“They cannot just go from crisis back to normalcy,” Long term effects of continued school threats

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OKLAHOMA COUNTY, Okla. - Lock down procedure drills are now common practice in schools.

Just today, Deer Creek schools were placed on lock down for hours while police searched for a burglary suspect.

This week alone several schools have received threats of violence, some more than once, causing a disruption in school.

We can also confirm a threatening note was found in a Del City High School bathroom late Thursday afternoon.

These continual threats and lock downs can really disrupt the educational process.

It's really disruptive for everyone involved.

The problem is no threat can be taken lightly, and some say it could have long term effects in the learning environment.

"It was all a big mystery to us with what was happening," said Summer Ball, a 5th grader at Deer Creek schools.

It was a lock down at three Deer Creek Public schools today.

"They didn't tell us why we had to stay in the classroom," Ball said. "They just said nobody could go out of the classroom, so it just really scared me, because I didn't know why."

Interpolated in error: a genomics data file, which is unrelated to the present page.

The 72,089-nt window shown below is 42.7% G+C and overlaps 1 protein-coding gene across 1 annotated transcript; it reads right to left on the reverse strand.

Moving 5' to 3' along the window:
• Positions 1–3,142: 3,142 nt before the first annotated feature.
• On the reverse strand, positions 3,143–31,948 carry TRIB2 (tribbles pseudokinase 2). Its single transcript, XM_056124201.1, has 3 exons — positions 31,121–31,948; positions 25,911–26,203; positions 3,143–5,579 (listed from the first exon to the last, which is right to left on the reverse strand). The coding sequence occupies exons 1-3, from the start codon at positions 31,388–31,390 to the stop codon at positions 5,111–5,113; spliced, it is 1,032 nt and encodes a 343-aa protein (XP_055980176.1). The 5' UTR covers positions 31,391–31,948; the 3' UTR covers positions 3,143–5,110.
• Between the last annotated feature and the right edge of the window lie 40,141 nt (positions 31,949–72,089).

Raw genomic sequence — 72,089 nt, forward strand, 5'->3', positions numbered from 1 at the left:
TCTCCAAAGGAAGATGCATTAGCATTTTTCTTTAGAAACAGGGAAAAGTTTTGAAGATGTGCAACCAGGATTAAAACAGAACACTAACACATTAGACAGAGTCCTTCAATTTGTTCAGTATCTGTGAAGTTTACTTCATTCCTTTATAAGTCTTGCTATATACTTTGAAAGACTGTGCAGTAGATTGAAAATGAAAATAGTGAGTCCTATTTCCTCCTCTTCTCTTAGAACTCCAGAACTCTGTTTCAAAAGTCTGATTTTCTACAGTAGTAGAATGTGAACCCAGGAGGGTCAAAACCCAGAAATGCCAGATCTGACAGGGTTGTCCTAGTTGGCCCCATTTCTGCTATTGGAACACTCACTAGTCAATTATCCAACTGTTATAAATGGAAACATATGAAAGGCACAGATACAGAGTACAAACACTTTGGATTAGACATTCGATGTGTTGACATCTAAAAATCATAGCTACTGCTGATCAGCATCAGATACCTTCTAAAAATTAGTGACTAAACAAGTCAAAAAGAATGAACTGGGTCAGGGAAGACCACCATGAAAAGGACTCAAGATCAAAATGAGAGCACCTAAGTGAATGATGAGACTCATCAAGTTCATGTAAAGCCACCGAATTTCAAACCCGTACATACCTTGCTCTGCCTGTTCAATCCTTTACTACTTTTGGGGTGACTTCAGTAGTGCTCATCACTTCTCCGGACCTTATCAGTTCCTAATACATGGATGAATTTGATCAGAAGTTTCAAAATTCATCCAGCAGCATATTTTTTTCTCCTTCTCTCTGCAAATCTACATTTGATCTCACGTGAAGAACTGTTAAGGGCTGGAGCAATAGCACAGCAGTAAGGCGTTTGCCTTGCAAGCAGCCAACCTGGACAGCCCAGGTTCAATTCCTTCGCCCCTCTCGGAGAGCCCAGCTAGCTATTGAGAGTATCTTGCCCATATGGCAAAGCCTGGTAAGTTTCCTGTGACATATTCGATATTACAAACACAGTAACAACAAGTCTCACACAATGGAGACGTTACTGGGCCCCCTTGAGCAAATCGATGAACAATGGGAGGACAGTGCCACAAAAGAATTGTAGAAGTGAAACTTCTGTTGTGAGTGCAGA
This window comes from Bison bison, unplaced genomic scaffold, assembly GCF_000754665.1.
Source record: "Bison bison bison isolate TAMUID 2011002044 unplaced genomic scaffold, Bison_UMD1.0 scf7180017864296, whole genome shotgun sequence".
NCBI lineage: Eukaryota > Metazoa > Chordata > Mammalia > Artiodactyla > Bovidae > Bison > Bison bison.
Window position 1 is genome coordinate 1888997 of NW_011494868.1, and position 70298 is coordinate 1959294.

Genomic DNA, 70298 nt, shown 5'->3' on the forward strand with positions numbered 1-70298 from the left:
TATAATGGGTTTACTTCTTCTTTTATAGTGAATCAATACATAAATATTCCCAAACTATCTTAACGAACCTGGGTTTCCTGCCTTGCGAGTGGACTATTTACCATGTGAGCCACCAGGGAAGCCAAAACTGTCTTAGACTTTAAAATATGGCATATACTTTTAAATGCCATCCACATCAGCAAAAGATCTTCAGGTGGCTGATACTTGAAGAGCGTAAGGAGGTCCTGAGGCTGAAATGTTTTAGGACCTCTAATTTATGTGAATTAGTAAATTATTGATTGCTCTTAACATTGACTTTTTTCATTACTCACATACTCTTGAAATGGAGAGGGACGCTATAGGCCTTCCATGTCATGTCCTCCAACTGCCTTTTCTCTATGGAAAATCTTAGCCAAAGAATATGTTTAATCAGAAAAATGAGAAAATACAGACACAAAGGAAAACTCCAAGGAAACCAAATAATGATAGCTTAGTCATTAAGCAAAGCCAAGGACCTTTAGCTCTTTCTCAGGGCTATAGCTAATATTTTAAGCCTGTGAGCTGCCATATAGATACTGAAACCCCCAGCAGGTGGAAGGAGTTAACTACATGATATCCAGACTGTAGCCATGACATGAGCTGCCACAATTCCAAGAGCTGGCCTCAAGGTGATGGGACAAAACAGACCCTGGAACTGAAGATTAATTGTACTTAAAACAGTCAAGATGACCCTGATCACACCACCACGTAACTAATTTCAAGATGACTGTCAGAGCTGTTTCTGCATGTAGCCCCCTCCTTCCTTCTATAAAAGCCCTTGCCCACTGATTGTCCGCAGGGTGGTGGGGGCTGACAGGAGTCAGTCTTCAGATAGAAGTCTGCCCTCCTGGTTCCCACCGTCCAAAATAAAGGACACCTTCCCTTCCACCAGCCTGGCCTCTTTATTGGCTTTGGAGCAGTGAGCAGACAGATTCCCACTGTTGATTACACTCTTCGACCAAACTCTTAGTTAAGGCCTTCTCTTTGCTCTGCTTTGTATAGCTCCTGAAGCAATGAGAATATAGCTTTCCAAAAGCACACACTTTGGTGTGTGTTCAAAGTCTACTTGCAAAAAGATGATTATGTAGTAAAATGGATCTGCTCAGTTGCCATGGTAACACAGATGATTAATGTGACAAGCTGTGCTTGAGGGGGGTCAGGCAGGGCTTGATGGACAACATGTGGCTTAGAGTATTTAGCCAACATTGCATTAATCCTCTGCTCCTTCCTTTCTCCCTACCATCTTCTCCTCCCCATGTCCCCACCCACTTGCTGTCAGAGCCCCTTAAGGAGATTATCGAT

For the next three hours, Oklahoma County Sheriff's deputies searched for a burglary suspect.

"It was just like a regular school day, except there was a bad guy outside," Ball said.

Through the eyes of a child, it seems simple enough but not to parents.

"Immediately, as a parent, you freak out, and you don't know what to think, especially with the hit list and the Norman schools," said Misty Campbell, Summer's mom. "You're just concerned about your child's safety."

Some argue it goes beyond safety and also affects the learning process.

"They cannot just go from crisis back to normalcy," said Stewart Beasley, an expert child psychiatrist.

Which is what Summer was asked to do during class.

"We were just in our room, working on our work," Ball said.

"It interrupts the process of getting information to the brain, so this is affecting what they learning, when they're learning and how they're learning," Beasley said. "This can have a long term effect on them."

It's a process schools are still learning about.

Right now, they say they're number one priority is safety.

"We lock our doors, and our students are in class, and we do like to have school resume as normal, continue teaching and educating our children and doing it in the most safe way possible," said Lenis DeRieux, a spokesperson for Deer Creek schools.

Hoping their school isn't the next national headline.

"I don't think we can ever think not here, not in Deer Creek, DeRieux said. "I don't think any school district in our nation can think that way anymore, unfortunately."

"You cant live in fear about things," Campbell said. "You just pray for your child everyday."

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